A hymn for Good Friday

Ah, holy Jesus, how has thou offended, that we to judge thee have in hate pretended? By foes derided, by thine own rejected, O most afflicted!

Who was the guilty? Who brought this upon thee? Alas, my treason, Jesus, hath undone thee! ‘Twas I, Lord Jesus, I it was denied thee; I crucified thee.

For me, kind Jesus, was thy incarnation, thy mortal sorrow, and thy life’s oblation; thy death of anguish, and thy bitter passion, for my salvation.

Lo, the Good Shepherd for the sheep is offered; the slave hath sinned, and the Son hath suffered. For our atonement, while we nothing heeded, God interceded.

Therefore, kind Jesus, since I cannot pay thee, I will adore thee, and will ever pray thee: think on thy pity and thy love unswerving, not my deserving.

Johann Heermann (1630) / Johann Cruger (1899)

The Christmas that was

Twelfth night and Epiphany have come and gone, which means that Christmas is officially over for us. Yesterday we took down all of the decorations and got everything packed up and off to the storage room — and though the tree corner of the living room looks remarkably bare, it is also nice to have things all squared away.

This year I thought we’d try another experiment in our liturgical living project, which was to have a crack at celebrating all twelve days of Christmas. Now, when  we went into Christmas my plan wasn’t much more developed than that — which is definitely something to work on for this coming year, now that I have a better idea of the sorts of things we can do/manage. But my main idea was to have one special treat or activity per day, which we very nearly did. I think we missed a day or two — see: the lack of pre-planning — but on the whole I will still judge the experiment a success.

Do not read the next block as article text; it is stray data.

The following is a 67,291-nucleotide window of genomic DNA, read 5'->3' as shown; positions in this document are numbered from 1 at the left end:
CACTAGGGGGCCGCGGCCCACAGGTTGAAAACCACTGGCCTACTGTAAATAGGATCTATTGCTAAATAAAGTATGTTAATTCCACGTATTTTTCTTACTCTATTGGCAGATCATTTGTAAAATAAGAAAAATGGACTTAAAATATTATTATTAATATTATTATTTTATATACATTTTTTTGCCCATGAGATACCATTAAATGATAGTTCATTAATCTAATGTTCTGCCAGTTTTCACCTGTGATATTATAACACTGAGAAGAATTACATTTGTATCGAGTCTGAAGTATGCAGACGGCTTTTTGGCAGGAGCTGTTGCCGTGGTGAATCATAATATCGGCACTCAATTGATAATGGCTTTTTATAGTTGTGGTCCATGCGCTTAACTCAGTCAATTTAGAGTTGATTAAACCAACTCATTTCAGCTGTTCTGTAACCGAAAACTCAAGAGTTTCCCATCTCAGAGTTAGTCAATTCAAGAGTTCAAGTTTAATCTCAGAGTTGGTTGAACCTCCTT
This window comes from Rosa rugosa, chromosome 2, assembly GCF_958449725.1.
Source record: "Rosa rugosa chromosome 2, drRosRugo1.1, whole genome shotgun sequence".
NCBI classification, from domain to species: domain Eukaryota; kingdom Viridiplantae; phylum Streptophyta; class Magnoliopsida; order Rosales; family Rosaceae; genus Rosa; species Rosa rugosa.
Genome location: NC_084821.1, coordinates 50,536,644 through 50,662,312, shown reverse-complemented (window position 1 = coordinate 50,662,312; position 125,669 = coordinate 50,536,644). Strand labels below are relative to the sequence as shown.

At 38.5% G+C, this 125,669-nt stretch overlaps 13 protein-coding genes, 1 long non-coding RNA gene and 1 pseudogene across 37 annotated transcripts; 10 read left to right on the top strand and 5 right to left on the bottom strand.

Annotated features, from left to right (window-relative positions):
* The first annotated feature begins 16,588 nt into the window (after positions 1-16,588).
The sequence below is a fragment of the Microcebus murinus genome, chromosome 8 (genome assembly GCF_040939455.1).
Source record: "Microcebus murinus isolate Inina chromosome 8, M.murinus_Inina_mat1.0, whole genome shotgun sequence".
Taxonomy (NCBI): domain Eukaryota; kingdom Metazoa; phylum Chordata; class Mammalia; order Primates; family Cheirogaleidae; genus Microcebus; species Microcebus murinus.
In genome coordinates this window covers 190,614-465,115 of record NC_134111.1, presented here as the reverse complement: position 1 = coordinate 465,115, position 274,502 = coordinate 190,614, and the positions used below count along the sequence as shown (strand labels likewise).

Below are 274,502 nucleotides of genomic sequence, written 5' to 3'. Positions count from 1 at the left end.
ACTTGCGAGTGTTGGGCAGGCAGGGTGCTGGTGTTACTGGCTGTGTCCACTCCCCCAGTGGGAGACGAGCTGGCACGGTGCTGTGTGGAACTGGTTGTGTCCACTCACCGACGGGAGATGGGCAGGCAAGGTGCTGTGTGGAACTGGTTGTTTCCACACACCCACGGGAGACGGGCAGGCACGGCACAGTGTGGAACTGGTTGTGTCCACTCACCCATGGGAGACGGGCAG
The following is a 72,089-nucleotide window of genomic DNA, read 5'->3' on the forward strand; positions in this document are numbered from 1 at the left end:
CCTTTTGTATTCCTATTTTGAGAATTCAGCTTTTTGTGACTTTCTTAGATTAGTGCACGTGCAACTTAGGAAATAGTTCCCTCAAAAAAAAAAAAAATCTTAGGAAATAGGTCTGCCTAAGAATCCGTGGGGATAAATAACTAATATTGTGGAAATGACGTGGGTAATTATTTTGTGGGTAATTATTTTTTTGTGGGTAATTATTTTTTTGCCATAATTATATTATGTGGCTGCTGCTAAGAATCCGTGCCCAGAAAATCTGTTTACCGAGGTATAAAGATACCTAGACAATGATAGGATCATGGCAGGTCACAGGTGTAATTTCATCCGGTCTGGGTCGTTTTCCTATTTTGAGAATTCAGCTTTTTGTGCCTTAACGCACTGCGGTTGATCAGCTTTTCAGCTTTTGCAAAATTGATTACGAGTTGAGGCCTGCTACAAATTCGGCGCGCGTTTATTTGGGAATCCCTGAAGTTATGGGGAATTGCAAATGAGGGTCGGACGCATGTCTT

Here were some of our day’s activities:

  • Making a gingerbread house. We did this on Boxing Day and it went surprisingly smoothly considering that half of us are less than four years old. There was only a moderate amount of swearing, when I was trying to get the [expletive deleted] roof to stay on.
  • Writing thank-you cards. This was Dec 27th’s activity, and I was excited because Anselm has recently started writing his name. Of course, he refused to do it on any of the cards, so several of our recipients just got a half-hearted crayon line or two on his side of the page. Well, it’s the thought that counts, right? (The thought being mine, of course.)